After getting a decent size haul of plants, I double washed them in the stream and then lobbed the tops off. (Both the rabbit and chickens were delighted to have fresh veggies delivered right to them.) I then brought in the roots for a good scrubbing in fresh, cold water, and let them work on air drying while I diced them into roughly uniform sized slices, leaving the really thing ones in lengths of roughly one inch.

IMG_2360The key to drying is to wait until the roots are crumbly and can be broken down by hand with no sponginess left. For my slightly older dehydrator it took about 12 hours. Supposedly this can be done via air drying, but living in a humid climate, I wasn’t about to try it.

 

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Connected up on the Homestead Blog hop!
Rooster sitting in a barn on a rural farm

 

 

 

 

 

 

 

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(Originally published on: Jun 12, 2014.)

‘Tis the season

Things have geared up full force for spring.

Saturday we went fiddlehead picking. In the course of a week, the fiddleheads have poked their lazy heads out of the sandy stream banks and bolted. They’ve gone by. Normally the picking season is just gearing up for the second week of May. This year, it’s done and over with all ready. We didn’t even get a quarter of what we picked last year. Tonight we’ll cook off the few pounds we have, enjoy some for dinner, and freeze the rest of the cooked ones to be added by the handful to pasta and other dishes. We still have four frozen servings from last year, so we’ll have some throughout the summer, just no Yule time fiddleheads from the freezer this year.

The next thing on the list for foraging and trying is a tie between Japanese knotweed and dandelion greens. I know, what type of homesteaders are we that we haven’t tried either yet? Insane! ;-) Both are things that I think I’ll be trying solo as neither Hubster of Little Mister seem too enthused about the idea. Regardless as to whether I get to try the greens or not, I need to start harvesting dandelion root as I’m almost out. At least I have more of a plan this year, so it should go a lot smoother than in the past.

Saturday we were also able to sell our original, and now unused, chicken coop, which gave us the funds to purchase our first blueberry bushes. I’m hoping to get them in the ground this weekend at the latest. I’ll be doing a more in-depth post on those later, but needless to say, we’re all excited! They’ll be going in down amongst the rhubarb and will really help pull that piece of the yard together.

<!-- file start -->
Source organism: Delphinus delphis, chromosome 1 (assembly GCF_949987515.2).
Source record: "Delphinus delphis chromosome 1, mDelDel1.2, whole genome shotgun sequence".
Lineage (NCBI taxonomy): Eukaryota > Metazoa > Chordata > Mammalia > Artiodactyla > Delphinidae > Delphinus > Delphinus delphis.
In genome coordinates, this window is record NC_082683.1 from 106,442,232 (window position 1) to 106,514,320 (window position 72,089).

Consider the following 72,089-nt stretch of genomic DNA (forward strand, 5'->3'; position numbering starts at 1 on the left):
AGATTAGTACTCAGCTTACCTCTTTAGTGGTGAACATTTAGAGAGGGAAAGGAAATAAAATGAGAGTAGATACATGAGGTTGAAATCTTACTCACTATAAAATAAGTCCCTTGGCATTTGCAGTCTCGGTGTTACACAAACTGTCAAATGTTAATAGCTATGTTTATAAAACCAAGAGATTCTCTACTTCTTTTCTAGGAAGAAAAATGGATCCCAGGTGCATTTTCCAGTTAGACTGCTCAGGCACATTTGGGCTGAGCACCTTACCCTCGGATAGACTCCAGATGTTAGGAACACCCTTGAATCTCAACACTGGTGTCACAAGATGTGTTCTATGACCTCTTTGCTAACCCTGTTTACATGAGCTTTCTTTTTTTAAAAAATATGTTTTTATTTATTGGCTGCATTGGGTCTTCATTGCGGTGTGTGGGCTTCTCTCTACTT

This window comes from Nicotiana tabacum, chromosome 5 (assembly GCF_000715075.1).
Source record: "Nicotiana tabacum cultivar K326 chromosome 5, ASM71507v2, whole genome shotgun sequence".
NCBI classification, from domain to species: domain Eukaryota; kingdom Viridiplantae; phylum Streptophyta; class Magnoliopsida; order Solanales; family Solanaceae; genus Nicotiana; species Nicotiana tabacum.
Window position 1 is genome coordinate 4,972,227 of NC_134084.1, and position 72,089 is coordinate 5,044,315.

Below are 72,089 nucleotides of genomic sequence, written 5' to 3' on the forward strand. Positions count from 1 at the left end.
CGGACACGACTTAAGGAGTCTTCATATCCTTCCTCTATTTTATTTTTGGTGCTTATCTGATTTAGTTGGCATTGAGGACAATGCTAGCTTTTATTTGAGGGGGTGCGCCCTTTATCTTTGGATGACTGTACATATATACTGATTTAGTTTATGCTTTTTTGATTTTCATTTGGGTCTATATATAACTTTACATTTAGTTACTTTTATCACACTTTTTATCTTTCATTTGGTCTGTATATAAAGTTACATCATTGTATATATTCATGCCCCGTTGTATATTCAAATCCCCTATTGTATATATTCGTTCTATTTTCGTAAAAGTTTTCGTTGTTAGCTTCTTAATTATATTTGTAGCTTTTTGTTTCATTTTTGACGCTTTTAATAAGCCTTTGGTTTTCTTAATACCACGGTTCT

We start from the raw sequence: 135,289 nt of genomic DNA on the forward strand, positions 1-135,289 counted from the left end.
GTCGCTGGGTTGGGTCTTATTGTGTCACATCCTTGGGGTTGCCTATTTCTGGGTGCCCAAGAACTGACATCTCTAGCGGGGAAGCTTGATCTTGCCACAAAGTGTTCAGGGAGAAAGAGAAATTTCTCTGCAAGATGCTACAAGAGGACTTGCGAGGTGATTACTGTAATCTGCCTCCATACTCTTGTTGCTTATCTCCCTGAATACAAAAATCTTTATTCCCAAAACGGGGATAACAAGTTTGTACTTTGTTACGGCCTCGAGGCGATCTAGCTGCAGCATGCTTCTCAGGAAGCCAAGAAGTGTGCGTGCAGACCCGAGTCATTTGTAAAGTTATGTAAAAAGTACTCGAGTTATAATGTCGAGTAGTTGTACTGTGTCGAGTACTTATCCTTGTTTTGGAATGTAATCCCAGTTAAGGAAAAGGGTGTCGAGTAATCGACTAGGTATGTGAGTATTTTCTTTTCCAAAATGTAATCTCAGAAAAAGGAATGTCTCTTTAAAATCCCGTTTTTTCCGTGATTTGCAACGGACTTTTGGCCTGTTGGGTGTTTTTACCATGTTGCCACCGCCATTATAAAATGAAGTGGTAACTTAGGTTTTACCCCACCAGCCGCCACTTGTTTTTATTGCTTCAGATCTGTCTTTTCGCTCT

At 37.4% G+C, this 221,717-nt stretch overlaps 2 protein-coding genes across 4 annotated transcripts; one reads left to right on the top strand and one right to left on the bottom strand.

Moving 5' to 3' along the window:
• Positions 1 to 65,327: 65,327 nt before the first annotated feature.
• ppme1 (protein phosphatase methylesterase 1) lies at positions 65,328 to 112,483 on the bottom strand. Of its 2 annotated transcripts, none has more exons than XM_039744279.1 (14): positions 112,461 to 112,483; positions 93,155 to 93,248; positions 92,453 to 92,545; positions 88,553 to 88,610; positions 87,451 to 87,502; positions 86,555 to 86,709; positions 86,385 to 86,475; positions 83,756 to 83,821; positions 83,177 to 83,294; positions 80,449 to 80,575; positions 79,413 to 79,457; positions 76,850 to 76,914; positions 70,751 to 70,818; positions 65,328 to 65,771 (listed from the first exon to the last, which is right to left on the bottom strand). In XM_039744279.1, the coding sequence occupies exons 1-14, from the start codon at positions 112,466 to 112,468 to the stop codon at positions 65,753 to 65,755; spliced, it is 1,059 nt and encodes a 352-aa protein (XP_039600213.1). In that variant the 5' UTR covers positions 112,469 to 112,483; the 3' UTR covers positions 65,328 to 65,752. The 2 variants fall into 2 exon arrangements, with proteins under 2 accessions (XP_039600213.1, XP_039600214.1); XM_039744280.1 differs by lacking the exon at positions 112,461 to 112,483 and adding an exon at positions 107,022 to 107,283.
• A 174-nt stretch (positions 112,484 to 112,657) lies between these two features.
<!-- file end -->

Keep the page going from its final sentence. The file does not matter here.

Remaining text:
Sunday saw us outside practically all day. Hubster, bless his heart, was devoured by black flies in the morning while beginning the tilling on the gardens. The large garden that we added last year as been extended a bit and we mergered two older gardens together and expanded those as well. We also tilled a 6×10 plot for Little Mister to have as his own first garden. He and I will be working on the fencing for that this weekend, most likely. He’s super excited about it. Now if I could get him to understand the blueberry plants aren’t for his garden….

Given the crazy season, updates on here might still be a bit more sporadic than what I would like, but I’ll try to share and re-link past posts from our excursions and adventures in order to keep things more entertaining.

And so comes spring…

A lot has changed in the past two months since I have had time to update here. Personally, I’m suffering the set back of having to extend my Master’s work yet again, but this will be the last time, thankfully! The time that I’ve had to devote to my writing, the mental prep and planning for planting season, and the physical exertion of growing another farm hand has left me with very few chances to get onto the blog. I’m stealing a few minutes to update everyone about what we have going on and what’s changed.

We decided to rehome our white crested Polish rooster, Jovi. No sooner did we than his immune system apparently shut down on him. He passed away only after a week of living in his new home. It killed me to hear that he had moved on. I just hope that depression and being away from us did not exacerbate his health issues. His new owner did say he didn’t seem to be in pain when he passed. It’s hard, though. You can say as often as you want that you won’t get attached to the live stock – the breathing beings that provide you with food – but it’s hard not to.

Our only rooster now, Gimp the Rhode Island Red, has been dealing with some health issues of his own. At a later date I will do an entry on both of the specific ones he went through and how we treated each, as it’s very important information that I feel many chicken owners, including myself, tend to over look. Needless to say, he’s lost half a toe and two toe nails due to frost bite issues and is allergic to hay.

We’re also looking to rehome a few of our hens who just aren’t fitting into the flock as well as we would like. they are great layers and barely a year old, so I can’t see just sending them to freezer camp. We have a few people interested, we just have to decide when we need them gone by.

It’s also chick season around here. We bought 6 Black Australorps pullets from Aubuchon’s since we couldn’t get the from the hatchery. While there, I entered for their Chick Days drawing, which ws a chick starter kit. For once in my life, I won something! Not only did we get a tote with all the fixings (water font, 2 feeders, heat lamp and bulb, treat stick, and themometer), but it came with six free chicks (one mystery chick and then I chose the rest), a bale if shavings, and a 25 lb of feed!

We now have the 6 Black Australorps, 5 Jersey Giants, and one mystery chick (most likely a Brown Leghorn or Welsummer roo) in one brooder box. The other brooder box has 10 Buff Rock roos, 2 Buff Rock pullets, 2 Blue Andalusian Pullets, 2 Silver Laced Wyandotte pullets, and a mystery bird, which I’m pretty sure is a Cochin. Our basement is very lively right now!

We also have expansion plans for the gardens and will possibly be adding in blueberry bushes this year as well. Oh, and let’s not forget fiddlehead season is in a few weeks! Let’s hope this waddling mama doesn’t fall into the Sandy Brook when fiddlehead picking!